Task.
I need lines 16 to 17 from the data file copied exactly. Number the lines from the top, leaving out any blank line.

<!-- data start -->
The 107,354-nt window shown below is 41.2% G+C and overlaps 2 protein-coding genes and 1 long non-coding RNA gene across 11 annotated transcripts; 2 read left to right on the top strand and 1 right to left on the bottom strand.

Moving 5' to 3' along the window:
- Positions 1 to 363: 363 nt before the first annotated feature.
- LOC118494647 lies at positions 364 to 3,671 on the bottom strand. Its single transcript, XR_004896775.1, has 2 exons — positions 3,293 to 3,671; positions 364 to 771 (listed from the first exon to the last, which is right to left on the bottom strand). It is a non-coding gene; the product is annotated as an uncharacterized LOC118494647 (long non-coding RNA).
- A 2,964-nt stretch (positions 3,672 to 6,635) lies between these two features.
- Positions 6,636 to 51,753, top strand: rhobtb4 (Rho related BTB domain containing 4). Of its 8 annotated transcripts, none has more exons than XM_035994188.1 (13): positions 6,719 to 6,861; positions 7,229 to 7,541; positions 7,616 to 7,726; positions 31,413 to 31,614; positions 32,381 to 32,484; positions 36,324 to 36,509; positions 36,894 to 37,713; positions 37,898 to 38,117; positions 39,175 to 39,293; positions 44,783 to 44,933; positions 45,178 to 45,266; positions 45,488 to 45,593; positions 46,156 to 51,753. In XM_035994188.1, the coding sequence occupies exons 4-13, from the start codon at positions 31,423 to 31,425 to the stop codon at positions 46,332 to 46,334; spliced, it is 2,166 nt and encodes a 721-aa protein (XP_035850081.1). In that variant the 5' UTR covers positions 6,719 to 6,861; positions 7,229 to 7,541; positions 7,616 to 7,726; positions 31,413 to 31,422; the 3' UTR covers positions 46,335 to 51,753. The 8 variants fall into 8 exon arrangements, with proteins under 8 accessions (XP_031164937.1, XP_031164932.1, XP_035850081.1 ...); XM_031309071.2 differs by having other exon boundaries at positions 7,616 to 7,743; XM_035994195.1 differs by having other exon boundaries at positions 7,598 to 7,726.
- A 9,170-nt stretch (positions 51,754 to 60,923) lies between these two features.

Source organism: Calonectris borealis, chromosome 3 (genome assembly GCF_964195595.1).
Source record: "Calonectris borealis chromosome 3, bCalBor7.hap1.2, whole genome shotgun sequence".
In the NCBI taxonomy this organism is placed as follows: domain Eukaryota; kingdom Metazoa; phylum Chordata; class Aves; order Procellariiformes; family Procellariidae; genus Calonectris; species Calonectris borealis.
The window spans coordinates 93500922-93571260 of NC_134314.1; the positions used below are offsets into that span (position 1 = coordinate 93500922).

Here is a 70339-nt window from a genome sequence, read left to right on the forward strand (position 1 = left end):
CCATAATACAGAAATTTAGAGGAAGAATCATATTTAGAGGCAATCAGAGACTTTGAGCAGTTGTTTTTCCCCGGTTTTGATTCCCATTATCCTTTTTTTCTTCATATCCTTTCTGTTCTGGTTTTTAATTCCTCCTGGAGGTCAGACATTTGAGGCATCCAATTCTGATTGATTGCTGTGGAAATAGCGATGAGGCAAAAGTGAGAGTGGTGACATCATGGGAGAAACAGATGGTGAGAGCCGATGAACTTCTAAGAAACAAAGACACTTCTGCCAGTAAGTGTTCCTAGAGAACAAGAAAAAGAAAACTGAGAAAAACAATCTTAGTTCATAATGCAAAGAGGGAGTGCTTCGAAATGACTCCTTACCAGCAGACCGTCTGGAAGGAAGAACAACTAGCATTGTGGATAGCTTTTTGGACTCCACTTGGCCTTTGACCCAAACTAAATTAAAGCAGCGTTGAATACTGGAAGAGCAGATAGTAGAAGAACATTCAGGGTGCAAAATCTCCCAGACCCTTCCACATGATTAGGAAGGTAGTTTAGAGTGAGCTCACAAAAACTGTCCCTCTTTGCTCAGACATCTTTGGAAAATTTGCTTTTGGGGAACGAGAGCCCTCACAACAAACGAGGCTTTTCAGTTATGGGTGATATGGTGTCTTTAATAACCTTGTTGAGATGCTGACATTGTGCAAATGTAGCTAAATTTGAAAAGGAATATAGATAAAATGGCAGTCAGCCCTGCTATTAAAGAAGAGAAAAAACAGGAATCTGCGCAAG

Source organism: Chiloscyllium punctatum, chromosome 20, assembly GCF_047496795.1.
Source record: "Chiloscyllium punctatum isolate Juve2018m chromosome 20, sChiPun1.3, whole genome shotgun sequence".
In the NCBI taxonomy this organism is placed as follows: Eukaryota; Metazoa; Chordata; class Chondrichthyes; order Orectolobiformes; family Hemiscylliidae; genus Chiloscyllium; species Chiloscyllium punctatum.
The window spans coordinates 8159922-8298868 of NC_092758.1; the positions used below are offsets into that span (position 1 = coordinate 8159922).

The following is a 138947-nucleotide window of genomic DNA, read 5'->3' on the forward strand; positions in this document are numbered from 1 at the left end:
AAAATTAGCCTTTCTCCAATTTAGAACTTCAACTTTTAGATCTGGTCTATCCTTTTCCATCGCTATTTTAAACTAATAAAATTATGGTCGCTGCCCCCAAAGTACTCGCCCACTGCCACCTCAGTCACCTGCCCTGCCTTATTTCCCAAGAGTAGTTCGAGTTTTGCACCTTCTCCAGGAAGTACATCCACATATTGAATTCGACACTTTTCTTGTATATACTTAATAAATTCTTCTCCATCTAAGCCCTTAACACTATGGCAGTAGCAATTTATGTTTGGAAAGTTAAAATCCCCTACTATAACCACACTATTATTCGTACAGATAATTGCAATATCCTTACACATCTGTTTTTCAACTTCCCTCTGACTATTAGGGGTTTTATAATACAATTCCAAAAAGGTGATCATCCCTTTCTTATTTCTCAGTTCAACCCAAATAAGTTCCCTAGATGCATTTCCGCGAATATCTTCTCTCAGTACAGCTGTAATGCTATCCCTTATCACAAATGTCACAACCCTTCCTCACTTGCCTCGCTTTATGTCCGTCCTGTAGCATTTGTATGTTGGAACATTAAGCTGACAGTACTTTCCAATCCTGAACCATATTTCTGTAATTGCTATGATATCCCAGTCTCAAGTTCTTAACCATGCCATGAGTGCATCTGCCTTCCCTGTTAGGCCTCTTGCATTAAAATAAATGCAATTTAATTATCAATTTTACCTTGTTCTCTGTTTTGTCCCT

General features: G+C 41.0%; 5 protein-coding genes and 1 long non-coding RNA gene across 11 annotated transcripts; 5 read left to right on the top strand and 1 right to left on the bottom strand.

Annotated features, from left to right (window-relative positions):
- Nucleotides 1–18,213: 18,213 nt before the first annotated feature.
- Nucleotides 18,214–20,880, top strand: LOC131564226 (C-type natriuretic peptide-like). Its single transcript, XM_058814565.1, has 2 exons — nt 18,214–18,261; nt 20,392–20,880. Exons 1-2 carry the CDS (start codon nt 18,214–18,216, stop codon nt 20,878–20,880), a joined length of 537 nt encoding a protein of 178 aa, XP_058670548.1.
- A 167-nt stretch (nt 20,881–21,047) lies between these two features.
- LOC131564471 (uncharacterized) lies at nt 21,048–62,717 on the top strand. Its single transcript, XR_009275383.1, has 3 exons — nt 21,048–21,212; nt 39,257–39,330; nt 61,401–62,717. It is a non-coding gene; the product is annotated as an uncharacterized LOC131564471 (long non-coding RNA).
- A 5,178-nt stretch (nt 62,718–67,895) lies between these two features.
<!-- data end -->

In the NCBI taxonomy this organism is placed as follows: Eukaryota; Metazoa; Chordata; class Chondrichthyes; order Orectolobiformes; family Hemiscylliidae; genus Chiloscyllium; species Chiloscyllium punctatum.
The window spans coordinates 8159922-8298868 of NC_092758.1; the positions used below are offsets into that span (position 1 = coordinate 8159922).